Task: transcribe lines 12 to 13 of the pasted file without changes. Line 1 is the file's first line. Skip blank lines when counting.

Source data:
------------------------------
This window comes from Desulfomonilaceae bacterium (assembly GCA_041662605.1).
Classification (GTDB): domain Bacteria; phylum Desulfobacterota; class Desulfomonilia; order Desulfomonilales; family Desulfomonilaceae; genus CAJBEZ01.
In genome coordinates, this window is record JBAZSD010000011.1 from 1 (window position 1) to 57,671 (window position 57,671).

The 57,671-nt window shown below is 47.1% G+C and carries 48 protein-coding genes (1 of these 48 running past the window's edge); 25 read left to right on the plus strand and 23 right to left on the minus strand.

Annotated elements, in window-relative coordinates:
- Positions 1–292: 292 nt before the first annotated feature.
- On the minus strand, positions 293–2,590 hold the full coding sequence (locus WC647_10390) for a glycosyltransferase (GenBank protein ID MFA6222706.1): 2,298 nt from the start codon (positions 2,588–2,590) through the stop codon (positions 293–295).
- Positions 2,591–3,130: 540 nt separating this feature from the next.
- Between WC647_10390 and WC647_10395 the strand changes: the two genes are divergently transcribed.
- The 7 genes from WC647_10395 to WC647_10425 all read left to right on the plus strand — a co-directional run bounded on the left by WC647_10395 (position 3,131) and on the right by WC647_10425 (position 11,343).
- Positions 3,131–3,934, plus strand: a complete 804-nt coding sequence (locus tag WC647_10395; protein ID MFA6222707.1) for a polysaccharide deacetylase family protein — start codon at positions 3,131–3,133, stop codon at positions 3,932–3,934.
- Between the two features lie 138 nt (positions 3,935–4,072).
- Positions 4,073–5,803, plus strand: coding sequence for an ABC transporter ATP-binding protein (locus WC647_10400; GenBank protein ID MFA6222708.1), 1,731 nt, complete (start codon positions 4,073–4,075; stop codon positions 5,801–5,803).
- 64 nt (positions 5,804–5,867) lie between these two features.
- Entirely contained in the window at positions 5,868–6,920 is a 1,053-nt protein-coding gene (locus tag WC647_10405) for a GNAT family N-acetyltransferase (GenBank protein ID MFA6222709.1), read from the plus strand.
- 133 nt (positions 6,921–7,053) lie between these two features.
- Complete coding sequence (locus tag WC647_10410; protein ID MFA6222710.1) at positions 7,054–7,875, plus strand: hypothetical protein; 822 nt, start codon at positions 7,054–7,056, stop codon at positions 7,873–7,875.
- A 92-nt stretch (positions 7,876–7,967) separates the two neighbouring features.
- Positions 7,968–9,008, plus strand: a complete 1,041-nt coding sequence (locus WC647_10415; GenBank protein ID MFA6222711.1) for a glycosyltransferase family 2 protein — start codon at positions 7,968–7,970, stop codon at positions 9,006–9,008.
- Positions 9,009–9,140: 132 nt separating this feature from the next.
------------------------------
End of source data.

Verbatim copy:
- Between the two features lie 138 nt (positions 3,935–4,072).
- Positions 4,073–5,803, plus strand: coding sequence for an ABC transporter ATP-binding protein (locus WC647_10400; GenBank protein ID MFA6222708.1), 1,731 nt, complete (start codon positions 4,073–4,075; stop codon positions 5,801–5,803).